The Week’s Best Longreads for October 26, 2013
Obama’s Uncertain Path on Syria
Mark Mazzetti, Robert F. Worth, and Michael R. Gordon, The New York Times
A riveting play-by-play of the administration’s stumbling, halting move toward—and then away from—an intervention in Syria.
Samuel Moyn, The Nation
Why are philosophers invoking the notion of human dignity to revitalize theories of political ethics?
The Cost of Living
Stephen S. Hall, New York
As cancer drugs have become more expensive—in a few cases, staggeringly so—their effectiveness has often failed to rise in tandem. So some doctors are refusing to use them, asking the controversial question: Are a few extra weeks of life worth all that money? Inside an oncologists’ revolt.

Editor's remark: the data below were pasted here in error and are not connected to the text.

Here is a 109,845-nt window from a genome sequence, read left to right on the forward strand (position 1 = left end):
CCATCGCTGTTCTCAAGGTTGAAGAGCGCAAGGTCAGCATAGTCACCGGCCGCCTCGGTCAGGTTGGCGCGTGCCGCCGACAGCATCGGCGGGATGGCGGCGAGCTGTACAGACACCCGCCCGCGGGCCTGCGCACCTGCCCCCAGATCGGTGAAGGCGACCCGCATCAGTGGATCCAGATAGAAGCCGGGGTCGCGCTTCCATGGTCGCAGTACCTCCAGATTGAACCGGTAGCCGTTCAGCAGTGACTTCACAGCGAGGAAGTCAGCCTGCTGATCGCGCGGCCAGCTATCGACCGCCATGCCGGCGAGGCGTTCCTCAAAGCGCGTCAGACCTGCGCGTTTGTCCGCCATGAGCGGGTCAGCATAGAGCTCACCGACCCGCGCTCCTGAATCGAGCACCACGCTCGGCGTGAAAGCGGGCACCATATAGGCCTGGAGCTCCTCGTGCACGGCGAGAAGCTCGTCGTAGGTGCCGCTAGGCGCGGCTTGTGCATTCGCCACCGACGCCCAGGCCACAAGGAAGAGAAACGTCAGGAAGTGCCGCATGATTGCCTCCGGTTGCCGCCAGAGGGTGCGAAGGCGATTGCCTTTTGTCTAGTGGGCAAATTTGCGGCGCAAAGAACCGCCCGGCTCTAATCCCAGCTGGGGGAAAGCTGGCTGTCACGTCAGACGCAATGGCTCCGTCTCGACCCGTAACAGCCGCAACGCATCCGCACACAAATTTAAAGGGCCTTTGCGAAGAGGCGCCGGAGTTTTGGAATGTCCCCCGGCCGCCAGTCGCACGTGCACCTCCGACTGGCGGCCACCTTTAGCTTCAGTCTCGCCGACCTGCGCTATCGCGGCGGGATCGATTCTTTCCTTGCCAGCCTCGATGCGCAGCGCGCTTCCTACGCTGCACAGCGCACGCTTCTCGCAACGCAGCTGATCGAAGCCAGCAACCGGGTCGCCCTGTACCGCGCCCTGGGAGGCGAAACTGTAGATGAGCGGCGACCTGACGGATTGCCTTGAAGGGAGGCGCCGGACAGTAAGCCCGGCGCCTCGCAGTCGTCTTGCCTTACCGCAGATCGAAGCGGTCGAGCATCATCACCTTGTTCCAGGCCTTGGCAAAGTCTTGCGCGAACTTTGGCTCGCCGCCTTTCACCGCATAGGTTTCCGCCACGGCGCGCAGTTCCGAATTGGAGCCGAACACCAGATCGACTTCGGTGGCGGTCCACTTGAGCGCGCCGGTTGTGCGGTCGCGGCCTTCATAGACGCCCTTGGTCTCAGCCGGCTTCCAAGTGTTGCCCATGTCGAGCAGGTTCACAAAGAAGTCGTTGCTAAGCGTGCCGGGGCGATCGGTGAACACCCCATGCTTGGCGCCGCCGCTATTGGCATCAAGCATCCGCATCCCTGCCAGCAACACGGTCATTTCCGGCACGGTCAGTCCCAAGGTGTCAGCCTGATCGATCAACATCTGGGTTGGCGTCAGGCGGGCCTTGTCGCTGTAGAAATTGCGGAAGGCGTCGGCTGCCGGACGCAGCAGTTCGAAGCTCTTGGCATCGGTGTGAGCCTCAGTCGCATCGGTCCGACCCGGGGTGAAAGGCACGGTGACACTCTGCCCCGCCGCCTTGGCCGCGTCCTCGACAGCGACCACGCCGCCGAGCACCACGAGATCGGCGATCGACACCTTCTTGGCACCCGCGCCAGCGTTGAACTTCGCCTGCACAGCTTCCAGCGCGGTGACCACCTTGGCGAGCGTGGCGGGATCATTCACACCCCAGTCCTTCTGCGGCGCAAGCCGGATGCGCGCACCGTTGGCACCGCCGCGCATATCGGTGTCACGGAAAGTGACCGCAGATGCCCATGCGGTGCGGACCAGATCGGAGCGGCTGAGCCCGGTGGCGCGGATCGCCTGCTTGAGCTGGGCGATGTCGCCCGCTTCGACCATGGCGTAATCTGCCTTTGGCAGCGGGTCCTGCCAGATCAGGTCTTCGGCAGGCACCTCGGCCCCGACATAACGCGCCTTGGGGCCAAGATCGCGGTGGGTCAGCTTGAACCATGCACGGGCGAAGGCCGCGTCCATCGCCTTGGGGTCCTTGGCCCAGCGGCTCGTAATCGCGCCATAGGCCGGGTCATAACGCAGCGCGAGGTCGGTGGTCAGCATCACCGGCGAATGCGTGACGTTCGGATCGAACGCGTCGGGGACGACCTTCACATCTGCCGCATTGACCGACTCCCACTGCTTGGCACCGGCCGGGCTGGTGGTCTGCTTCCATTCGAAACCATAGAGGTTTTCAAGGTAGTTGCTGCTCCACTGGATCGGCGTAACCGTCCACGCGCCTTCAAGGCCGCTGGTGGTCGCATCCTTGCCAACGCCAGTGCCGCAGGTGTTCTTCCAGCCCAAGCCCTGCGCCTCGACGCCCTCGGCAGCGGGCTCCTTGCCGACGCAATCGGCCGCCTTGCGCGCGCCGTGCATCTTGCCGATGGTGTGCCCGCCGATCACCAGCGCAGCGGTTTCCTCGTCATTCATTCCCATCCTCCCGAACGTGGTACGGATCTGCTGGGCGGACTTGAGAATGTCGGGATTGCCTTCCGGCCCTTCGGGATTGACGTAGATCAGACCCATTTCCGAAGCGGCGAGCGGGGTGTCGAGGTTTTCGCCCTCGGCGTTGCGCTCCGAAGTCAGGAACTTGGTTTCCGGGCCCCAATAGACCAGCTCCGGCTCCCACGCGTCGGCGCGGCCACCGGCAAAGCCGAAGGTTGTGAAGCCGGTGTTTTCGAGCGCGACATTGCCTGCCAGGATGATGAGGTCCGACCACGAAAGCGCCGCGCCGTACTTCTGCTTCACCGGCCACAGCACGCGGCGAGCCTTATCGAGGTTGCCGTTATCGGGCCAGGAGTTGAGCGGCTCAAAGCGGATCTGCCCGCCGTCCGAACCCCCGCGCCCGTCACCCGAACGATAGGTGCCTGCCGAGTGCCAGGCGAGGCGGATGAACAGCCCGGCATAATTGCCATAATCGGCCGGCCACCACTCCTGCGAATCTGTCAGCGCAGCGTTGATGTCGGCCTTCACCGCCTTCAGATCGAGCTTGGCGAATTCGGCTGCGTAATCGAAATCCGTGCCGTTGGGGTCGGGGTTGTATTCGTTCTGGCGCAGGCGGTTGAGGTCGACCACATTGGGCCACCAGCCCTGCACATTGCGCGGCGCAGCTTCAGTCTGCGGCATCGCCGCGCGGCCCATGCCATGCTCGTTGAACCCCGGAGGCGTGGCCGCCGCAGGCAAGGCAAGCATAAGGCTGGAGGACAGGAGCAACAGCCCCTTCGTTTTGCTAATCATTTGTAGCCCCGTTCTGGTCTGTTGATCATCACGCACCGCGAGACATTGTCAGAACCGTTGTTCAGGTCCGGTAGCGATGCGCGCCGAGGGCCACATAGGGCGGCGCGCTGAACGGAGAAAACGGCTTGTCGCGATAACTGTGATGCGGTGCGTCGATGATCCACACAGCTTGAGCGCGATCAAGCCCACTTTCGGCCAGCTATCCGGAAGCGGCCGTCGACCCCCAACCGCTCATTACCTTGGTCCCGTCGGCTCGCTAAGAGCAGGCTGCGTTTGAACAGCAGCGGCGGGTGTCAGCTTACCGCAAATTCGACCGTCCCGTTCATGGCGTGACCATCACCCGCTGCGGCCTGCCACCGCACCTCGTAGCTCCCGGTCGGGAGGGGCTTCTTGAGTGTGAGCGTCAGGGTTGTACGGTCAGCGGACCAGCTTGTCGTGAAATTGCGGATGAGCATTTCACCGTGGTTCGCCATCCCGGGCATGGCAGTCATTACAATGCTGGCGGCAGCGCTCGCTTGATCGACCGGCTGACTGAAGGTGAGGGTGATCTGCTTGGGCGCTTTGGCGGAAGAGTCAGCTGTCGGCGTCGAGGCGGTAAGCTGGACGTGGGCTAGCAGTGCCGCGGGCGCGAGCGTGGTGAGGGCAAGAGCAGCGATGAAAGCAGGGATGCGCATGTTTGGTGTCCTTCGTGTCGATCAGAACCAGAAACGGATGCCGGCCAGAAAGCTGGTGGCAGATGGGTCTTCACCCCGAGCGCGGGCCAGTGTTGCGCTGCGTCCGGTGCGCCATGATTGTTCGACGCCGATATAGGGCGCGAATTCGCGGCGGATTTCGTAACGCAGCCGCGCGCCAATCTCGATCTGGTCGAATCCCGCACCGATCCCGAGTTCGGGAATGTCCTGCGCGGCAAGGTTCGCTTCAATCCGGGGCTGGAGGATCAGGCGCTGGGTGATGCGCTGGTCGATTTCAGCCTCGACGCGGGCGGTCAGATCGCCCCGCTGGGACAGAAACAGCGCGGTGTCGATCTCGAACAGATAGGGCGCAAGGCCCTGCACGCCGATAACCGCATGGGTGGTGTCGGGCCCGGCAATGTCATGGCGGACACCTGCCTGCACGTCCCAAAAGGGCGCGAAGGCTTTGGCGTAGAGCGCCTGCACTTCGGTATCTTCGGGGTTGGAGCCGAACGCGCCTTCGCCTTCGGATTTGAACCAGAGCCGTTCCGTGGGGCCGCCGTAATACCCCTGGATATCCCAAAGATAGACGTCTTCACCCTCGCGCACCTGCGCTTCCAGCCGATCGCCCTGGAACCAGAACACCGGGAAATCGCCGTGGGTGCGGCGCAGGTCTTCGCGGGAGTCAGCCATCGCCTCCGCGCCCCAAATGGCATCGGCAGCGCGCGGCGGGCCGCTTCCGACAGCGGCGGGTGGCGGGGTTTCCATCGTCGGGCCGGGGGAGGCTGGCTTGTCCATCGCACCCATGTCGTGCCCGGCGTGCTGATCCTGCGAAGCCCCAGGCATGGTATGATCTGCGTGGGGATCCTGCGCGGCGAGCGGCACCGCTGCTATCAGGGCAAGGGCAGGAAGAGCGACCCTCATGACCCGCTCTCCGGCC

Elizabeth Rubin, The New Yorker Online
How a Texas philanthropist funded the hunt for Joseph Kony, the deadly leader of Uganda’s guerilla Lord’s Resistance Army.
Why Can’t We All Just Get Along?
Robert Wright, The Atlantic
Squaring new research that suggests we’re “naturally moral” with the violence and chaos around us.
Blue Spark, Part One
Nelly Reifler, The Weeklings
On the tenth anniversary of Elliot Smith’s tragic death, a friend remembers her deep friendship with him.
For more great longreads, visit our friends at Longreads.com.